NATO summit opens against backdrop of protests, foiled terror plot
May 20th, 2012
01:30 PM ET

NATO summit opens against backdrop of protests, foiled terror plot

Editor's note: Read all of Security Clearance's coverage of the 2012 NATO summit in Chicago.  Follow our reporting and other key NATO tweets with our NATO summit Twitter list.

The road map out of the war in Afghanistan is expected to be drawn up by U.S. President Barack Obama and other world leaders when they gather Sunday at the NATO summit in Chicago.

Against a backdrop of massive protests – and a foiled, homegrown terror plot that targeted Obama and others – the summit will open with NATO countries trying to figure out how to meet a 2014 withdrawal from an unpopular war while shoring up Afghanistan's security forces.

Security is expected to be tight at the summit following the arrest of three men, described by authorities as anarchists who plotted to attack Obama's Chicago campaign headquarters and lob Molotov cocktails at police during the summit.

Police insist there are no imminent threats to the leaders of more than 50 nations gathering at the summit.

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Filed under: Afghanistan • Chicago NATO summit 2012 • NATO
U.S., Pakistan fail to reach deal on supply routes ahead of NATO summit
With no deal on supply routes expected before the NATO summit, US officials said President Obama would not meet with Pakistani President Zardari in Chicago.
May 19th, 2012
07:13 PM ET

U.S., Pakistan fail to reach deal on supply routes ahead of NATO summit

Editor's note: Read all of Security Clearance's coverage of the 2012 NATO summit in Chicago.  Follow our reporting and other key NATO tweets with our NATO summit Twitter list.

By Mike Mount and Elise Labott reporting from Chicago

The United States and Pakistan will not reach a deal on opening NATO supply routes before coalition leaders meet on Sunday, two senior U.S. officials told CNN.

"There is no deal, and there won't be one until President (Asif Ali) Zardari returns" to Pakistan, one senior official said, "and even that is not assured."

The two sides had hoped to have a deal before Zardari arrived in Chicago this weekend to join NATO allies and other coalition partners for a meeting on Afghanistan.

"The main thing is to get a deal," one senior official said. "It's less important as to when."

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U.S. bristles at stiff Pakistani fees for supply routes
A Pakistani driver walks past fuel tankers, used to transport fuel to NATO forces in Afghanistan, parked near oil terminals in Pakistan's port city of Karachi on May 17, 2012
May 19th, 2012
02:11 PM ET

U.S. bristles at stiff Pakistani fees for supply routes

Editor's note: Read all of Security Clearance's coverage of the 2012 NATO summit in Chicago.  Follow our reporting and other key NATO tweets with our NATO summit Twitter list.

By Mike Mount and Elise Labott reporting from Chicago

The United States will not agree to pay the stiff fees Pakistan is asking in order to open up NATO supply routes into Afghanistan, U.S. officials told CNN Saturday.

Ahead of a NATO summit on Afghanistan's future, Pakistan is requesting $5,000 per truck as a condition to reopen the supply lines between the two South Asian countries, U.S. officials said.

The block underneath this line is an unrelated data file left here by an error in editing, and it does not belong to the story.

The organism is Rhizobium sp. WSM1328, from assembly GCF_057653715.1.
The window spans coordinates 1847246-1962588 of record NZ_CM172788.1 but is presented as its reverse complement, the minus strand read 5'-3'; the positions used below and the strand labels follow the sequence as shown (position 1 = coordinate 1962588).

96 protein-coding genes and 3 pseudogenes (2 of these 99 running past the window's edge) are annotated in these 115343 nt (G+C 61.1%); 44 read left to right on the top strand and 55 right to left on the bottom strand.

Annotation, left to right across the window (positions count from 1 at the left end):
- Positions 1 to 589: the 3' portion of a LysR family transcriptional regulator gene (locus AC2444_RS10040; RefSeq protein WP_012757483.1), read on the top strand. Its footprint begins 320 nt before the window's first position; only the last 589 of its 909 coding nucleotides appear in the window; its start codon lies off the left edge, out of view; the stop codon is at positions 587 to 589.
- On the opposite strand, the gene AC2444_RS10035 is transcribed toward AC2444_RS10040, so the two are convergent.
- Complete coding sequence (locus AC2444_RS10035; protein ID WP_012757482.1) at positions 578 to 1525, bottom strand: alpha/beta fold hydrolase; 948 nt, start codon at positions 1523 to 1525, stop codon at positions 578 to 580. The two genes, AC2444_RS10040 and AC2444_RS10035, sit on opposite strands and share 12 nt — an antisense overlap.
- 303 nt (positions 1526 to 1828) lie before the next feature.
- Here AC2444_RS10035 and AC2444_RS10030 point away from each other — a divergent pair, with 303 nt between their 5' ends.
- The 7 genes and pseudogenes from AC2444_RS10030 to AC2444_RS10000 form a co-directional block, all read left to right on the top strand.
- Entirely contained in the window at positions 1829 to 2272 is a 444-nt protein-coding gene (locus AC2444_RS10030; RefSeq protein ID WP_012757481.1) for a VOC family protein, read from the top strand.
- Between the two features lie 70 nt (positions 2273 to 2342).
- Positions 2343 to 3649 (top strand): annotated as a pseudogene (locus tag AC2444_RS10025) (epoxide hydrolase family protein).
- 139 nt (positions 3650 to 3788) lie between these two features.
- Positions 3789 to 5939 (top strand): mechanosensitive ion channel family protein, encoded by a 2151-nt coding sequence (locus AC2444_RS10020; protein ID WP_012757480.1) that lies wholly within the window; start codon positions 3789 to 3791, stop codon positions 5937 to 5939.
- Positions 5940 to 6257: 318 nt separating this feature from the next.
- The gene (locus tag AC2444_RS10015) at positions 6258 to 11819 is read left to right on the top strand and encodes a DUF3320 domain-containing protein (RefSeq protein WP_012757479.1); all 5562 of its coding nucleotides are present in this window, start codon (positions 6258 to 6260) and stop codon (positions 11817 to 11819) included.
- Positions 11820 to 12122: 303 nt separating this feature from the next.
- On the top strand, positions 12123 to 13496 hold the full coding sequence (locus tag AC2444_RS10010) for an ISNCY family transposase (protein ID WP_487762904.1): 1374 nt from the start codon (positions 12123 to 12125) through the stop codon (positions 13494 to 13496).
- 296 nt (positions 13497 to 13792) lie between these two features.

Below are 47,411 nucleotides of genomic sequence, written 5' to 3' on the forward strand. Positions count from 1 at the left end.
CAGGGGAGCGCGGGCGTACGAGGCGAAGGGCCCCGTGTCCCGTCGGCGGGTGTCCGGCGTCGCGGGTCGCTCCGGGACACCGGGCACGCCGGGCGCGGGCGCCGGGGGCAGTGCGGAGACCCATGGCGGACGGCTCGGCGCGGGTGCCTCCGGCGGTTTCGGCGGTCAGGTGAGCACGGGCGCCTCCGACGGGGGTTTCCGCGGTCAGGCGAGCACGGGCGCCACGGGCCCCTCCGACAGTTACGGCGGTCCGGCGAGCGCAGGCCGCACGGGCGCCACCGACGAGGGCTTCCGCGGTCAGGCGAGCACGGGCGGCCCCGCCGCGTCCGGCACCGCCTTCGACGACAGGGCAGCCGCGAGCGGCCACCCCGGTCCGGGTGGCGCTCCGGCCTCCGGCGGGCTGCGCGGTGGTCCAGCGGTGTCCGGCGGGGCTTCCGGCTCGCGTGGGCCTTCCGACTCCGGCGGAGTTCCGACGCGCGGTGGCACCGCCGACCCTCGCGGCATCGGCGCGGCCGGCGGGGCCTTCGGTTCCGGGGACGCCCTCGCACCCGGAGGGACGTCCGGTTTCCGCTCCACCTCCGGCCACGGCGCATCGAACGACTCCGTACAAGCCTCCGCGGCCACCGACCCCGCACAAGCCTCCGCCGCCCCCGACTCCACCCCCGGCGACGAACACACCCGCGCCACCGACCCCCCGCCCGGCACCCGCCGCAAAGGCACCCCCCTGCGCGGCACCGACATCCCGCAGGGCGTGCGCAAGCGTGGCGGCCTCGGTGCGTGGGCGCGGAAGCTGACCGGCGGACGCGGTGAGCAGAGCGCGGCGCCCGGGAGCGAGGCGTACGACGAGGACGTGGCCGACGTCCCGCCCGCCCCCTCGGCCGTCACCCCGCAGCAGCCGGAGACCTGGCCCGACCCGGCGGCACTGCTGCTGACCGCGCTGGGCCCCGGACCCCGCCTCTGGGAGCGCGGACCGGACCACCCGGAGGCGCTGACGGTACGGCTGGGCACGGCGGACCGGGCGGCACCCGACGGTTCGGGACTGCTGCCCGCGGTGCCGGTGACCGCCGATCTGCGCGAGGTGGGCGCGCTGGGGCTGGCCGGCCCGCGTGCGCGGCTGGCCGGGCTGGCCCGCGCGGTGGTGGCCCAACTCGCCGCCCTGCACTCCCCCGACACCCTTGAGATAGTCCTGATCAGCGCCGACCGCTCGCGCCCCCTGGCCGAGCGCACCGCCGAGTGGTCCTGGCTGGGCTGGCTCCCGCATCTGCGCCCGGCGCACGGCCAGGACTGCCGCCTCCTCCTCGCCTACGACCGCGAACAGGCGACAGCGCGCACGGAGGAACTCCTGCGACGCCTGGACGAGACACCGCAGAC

Recommended: A user's guide to the Chicago NATO summit

The new cost is a sticking point in week-long negotiations between Washington and Islamabad to open the roads, known as the ground lines of communication or GLOCs. U.S. officials say the fees are inflated.

"We're hopeful the GLOCs will be reopened soon, but we're not going to agree to unreasonable charges. The Pakistanis understand that," said a senior defense official who is not authorized to speak publicly about the talks.

FULL POST

NATO members to agree on Afghan transition plan
Afghan policemen perform a drill during a graduation ceremony at the Adraskan police training centre in Herat province on May 13th
May 19th, 2012
09:48 AM ET

NATO members to agree on Afghan transition plan

Editor's note: Read all of Security Clearance's coverage of the 2012 NATO summit in Chicago.  Follow our reporting and other key NATO tweets with our NATO summit Twitter list.

From Elise Labott and Mike Mount in Chicago

On Sunday, the war in Afghanistan is expected to dominate discussions at the NATO summit. Afghan President Hamid Karzai and Pakistani President Asif Zardari are both expected to attend the meeting.

NATO leaders are currently on a timetable to withdraw all of the alliance's combat troops from Afghanistan in 2014.

Recommended: A guide to the NATO summit in Chicago

Senior administration officials tell CNN that NATO members have tentatively agreed on a security transition plan from NATO's International Security Assistance Force to the Afghan National Security Forces before 2014. The plan, which also lays out a NATO training and advisory role after 2014, is expected to be formally adopted at the summit.

One of the key issues to be discussed in Chicago is who will pay to build up Afghan security forces during and after the NATO drawdown. Afghan national security forces should total around 350,000 by 2015, according to CNN National Security Analyst Peter Bergen. Karzai's government can afford to cover only a fraction of the cost, which is expected to total roughly $4 billion annually after 2014, Bergen notes.